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People keep linking CGA and GST together.

 

They have nothing to do with each other, GST was introduced to move tax away from income tax.

 

The argument in favour is that GST makes it harder to tax dodge, cash jobs etc still end up getting tax paid when money spent.

 

And now we're seeing the disadvantage of GST to income Tax, with GST there's ways an income earner can buy stuff without that component, and the fix to me seems like there could be problems, I hope they prove me wrong.

 

With income tax, it's easier for business owners to dodge tax, which they can still do on income component, bit hard for them to buy online with cash, and if use credit card unlike cash it is traceable.

 

 


 
 
 
 


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  #2006659 2-May-2018 18:00
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rugrat:

 

And now we're seeing the disadvantage of GST to income Tax, with GST there's ways an income earner can buy stuff without that component, and the fix to me seems like there could be problems, I hope they prove me wrong.

 

With income tax, it's easier for business owners to dodge tax, which they can still do on income component, bit hard for them to buy online with cash, and if use credit card unlike cash it is traceable.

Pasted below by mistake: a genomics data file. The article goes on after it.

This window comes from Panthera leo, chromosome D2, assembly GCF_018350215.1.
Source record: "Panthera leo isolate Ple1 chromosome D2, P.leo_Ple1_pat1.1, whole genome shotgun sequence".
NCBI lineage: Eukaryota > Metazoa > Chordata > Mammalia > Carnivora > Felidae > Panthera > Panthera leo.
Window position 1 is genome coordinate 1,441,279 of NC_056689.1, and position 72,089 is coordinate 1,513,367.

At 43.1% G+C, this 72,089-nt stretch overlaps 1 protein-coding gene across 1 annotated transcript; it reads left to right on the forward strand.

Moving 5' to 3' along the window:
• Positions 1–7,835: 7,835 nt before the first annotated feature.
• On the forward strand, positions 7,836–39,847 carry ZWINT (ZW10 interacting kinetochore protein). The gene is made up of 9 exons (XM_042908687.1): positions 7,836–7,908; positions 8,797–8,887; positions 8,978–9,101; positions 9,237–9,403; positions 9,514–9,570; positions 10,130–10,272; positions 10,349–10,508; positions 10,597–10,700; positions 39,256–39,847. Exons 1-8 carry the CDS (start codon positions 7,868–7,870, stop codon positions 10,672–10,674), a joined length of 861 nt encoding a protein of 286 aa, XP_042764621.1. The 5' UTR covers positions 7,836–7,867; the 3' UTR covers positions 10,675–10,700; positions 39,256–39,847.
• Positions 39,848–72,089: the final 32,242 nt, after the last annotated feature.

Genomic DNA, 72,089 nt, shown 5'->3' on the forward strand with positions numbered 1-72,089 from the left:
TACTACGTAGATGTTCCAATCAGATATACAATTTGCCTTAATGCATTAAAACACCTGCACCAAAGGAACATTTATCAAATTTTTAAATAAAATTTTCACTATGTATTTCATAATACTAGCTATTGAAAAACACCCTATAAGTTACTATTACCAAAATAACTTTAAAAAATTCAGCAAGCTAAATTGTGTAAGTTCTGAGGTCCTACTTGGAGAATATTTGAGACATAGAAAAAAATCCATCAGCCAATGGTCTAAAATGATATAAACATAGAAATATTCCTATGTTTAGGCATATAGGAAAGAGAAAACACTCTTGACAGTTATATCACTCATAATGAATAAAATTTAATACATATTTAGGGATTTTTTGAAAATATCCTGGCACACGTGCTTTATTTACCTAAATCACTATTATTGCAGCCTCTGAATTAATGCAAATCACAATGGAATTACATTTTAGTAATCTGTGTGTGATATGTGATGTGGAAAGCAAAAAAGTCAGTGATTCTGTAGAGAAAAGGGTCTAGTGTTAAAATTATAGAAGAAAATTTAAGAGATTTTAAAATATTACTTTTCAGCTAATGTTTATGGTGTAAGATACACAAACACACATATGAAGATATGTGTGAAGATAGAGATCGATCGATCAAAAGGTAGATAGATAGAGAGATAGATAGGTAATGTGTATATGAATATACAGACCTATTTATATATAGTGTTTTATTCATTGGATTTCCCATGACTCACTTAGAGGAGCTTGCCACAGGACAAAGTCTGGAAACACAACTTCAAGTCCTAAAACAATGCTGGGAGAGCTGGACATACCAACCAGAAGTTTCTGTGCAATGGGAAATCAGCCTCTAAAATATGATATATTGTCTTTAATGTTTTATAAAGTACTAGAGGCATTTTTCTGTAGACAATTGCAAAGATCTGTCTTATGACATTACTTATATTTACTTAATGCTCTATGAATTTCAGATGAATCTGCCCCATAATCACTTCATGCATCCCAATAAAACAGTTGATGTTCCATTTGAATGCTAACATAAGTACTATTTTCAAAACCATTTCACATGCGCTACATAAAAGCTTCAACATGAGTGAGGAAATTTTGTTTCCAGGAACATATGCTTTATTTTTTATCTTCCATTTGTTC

What about Bitcoin?

 

 

 

 





I don't think there is ever a bad time to talk about how absurd war is, how old men make decisions and young people die. - George Clooney
 


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  #2006670 2-May-2018 18:22
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mattwnz:

 

Hammerer:

 

There's no connection between the government funding consumer protection and the government receiving GST revenue. GST largely offset sales taxes and personal income tax when it was introduced in 1986. The Consumer Guarantees Act was 1993.

 

 

 

 

I understand that there is no connection, however GST has risen since the CGA came in. But it doesn't make much sense that consumers are covered by the CGA for personal use, and if it was purchased for business use, you generally aren't covered. The main difference is that consumers have to pay GST, whereas business can claim it back. Also someone has to pay for the commerce commission and enforcement of the CGA etc, although it probably comes out of general taxes, it has to still be paid for, so some amount from any goods purchased from a NZ retailer would be paying for that. So that is probably covered by the higher price of goods, and all the compliance costs and overheads that NZ businesses have to pay, which overseas retailers don't have to pay.

 

 

Thats the big issue. Bricks and mortar, insurance, power, cleaners and many so ons. The benefit is local warranties, and you can take it home now. The disadvantage is they cannot compete on price, and these days thats almost all that matters. Businesses in NZ need to look at competition and if they are competing with online, bug out. Then the purchasers will still whine as no warranty, after they whined about high prices and ditched local sellers. 


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  #2006671 2-May-2018 18:24
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mattwnz:

 

marej: